Turkish International Cooperation and Development Agency (TIKA) said all its development projects in the country and within the region will not be hindered.
Mete Anac, Programme Coordinator TIKA Nairobi office, said: “The happenings back home will not affect or disrupt commitments we have made to the Kenyan people.
“Our water, health, agriculture and economic projects will go on. We even intend to expand the programmes.”
Anac also mentioned socio-economic programmes and those on women and media empowerment and poverty alleviation
The governors praised Turkey for its global role in seeking stability and addressing refugees’ problems.
Isiolo Deputy Governor Mohamed Guled said: “Turkey is a great player internationally and has been contributing to stabilising the region. We stand with them.”
Garissa Governor Nathif Jama said Northern Kenya counties have been the greatest beneficiaries of Turkish development projects through TIKA. He said they were proud to be associated with the current regime.
Others present were Governors Ahmed Abdullahi (Wajir) and Ali Roba (Mandera), and representatives from Lamu and Tana River counties.
Normalcy restored after coup attempt
Eke said normalcy had returned to her country following the averted coup that left at least 240 dead and more than 1,400 injured.
She said the state of emergency is aimed at giving the country room to process laws necessary for eliminating threats and dealing with coup plotters.
Authorities linked the attempted coup to the Fethullah Gulen Terrorist Organisation.
Eke said: “A state of emergency is not martial law. There will not be any limitation on fundamental rights and freedoms. The government guaranteed lives of ordinary citizens shall not be affected.”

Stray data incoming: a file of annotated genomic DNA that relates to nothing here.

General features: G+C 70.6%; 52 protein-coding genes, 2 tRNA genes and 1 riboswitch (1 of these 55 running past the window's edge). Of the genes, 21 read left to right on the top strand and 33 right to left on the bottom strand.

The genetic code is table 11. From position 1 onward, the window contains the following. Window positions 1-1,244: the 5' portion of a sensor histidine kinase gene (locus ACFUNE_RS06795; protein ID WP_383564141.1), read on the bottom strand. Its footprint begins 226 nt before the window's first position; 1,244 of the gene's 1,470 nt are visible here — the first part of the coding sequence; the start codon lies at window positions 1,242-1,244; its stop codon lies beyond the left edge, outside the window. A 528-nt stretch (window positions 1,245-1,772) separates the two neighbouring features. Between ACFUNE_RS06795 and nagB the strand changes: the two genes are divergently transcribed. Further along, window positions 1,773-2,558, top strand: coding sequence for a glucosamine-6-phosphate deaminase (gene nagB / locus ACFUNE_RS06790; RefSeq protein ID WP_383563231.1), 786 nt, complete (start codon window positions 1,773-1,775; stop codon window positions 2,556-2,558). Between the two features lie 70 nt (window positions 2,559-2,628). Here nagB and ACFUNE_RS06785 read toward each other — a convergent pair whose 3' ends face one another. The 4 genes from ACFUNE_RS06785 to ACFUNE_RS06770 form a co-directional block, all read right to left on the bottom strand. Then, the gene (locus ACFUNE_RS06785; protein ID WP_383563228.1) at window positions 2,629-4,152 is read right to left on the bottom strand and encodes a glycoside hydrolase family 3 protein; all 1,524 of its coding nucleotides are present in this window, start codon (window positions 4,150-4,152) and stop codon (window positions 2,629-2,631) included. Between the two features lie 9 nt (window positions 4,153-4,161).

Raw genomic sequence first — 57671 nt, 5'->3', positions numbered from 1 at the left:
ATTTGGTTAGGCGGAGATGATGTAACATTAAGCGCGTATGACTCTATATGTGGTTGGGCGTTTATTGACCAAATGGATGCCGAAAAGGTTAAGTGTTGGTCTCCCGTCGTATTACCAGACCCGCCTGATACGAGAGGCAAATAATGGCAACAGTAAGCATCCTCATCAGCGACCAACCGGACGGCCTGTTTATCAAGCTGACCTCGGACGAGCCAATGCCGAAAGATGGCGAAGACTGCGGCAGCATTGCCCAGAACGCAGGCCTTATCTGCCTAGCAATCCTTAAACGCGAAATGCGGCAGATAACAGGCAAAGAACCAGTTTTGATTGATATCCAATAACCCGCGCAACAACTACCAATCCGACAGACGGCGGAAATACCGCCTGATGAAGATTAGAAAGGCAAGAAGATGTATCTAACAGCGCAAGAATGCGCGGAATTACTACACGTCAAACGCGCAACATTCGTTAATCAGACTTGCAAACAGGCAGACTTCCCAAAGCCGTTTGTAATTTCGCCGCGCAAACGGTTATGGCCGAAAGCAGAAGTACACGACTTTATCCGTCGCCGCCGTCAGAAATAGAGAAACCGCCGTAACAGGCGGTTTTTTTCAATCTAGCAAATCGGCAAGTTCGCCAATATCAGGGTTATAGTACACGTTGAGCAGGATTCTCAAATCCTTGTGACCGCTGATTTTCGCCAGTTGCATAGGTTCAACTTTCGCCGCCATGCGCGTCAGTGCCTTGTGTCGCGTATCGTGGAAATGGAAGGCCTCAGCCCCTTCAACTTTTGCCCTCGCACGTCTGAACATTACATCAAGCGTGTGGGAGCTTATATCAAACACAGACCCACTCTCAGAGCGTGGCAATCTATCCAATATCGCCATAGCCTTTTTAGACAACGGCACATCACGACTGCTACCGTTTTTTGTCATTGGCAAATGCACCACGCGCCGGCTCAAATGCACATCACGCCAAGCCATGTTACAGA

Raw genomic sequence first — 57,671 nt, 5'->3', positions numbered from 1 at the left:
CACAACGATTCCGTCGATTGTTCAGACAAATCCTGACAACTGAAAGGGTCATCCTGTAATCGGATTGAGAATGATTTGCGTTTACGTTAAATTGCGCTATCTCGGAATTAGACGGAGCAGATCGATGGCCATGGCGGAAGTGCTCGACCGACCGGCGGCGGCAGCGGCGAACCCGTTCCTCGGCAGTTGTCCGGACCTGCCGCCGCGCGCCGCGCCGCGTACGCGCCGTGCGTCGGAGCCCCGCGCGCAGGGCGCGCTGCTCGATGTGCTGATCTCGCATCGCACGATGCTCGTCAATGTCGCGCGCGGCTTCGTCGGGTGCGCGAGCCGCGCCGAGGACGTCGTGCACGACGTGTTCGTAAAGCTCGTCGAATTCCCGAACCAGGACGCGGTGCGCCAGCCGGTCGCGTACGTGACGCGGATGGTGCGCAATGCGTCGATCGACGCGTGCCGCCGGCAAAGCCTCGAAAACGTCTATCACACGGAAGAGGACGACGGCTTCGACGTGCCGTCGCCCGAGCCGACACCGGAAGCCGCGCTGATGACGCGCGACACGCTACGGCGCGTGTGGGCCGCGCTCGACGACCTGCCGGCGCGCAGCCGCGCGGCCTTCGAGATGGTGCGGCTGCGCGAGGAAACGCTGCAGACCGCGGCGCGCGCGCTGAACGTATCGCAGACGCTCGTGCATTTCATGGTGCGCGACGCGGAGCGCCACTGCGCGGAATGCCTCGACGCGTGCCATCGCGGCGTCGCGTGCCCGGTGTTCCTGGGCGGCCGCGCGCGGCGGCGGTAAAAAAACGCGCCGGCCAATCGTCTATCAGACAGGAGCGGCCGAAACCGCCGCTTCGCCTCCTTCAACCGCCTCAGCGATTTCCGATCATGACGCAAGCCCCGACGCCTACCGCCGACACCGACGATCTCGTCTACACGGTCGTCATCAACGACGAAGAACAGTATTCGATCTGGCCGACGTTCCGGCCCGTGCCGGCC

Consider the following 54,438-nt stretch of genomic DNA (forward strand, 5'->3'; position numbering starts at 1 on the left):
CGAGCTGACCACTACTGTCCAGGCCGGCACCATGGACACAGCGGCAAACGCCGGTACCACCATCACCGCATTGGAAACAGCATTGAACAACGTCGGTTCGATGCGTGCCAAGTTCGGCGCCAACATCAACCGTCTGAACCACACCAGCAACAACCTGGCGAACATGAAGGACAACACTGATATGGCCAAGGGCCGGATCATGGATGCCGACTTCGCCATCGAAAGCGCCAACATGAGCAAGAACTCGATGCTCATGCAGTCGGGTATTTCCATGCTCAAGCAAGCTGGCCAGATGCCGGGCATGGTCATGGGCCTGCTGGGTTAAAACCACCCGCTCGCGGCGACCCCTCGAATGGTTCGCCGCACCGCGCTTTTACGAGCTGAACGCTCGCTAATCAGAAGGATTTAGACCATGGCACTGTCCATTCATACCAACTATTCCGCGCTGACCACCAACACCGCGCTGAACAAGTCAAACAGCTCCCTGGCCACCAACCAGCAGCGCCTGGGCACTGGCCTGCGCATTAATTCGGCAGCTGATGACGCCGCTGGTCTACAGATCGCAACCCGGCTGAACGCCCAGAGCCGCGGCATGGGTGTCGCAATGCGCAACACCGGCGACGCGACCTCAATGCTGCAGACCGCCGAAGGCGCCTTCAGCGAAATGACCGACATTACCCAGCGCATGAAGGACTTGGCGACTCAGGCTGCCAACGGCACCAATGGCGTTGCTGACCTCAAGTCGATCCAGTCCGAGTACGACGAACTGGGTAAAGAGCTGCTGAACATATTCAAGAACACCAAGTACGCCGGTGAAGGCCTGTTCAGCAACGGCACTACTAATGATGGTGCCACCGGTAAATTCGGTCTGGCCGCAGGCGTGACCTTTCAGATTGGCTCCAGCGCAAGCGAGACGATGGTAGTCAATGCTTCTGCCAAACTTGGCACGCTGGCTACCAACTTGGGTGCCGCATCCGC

The ambassador called on friendly nations to stand by her country as it battles terrorism.
“As seen in the recent coup attempt, FETO knows no limits, principles or rules in achieving its aims. It organises in strategic fields, where it should not be related in any way, as an NGO movement that voices concepts such as dialogue and peace,” she said.
“Due to their deviant ideology and hidden motives, Turkey believes the organisation poses a national security threat not
just in Turkey, but to all countries.”
Eke said numerous indictment and judicial proceedings had linked FETO to money laundering and tax fraud before the coup attempt.
She promised measures will be taken against those involved in the attempt, in a process that she noted will fully respect fundamental rights and freedoms and the rule of law.
FETO has global presence as an organisation involved in business and education. Its leader Fethullah Gulen resides in the US state of Pennsylvania; Turkish authorities have sent a request for his extradition to Washington.
The embassy said: “Its members operate in total secrecy with a radical devotion and consider themselves as chosen ones, seeming neutral in countries where they are established by denying any political inclination.”
“FETO presents itself as a pro-peace religious movement. Yet it actually engages in illegal activities by infiltrating into security, judiciary and intelligence institutions of the state.”
Eke said that in the last 10 years, their judges, prosecutors and security officers have sentenced, through sham trials, countless soldiers, police, bureaucrats, journalists, academicians and authors to penal servitude with the objective of seizing control of all state authorities.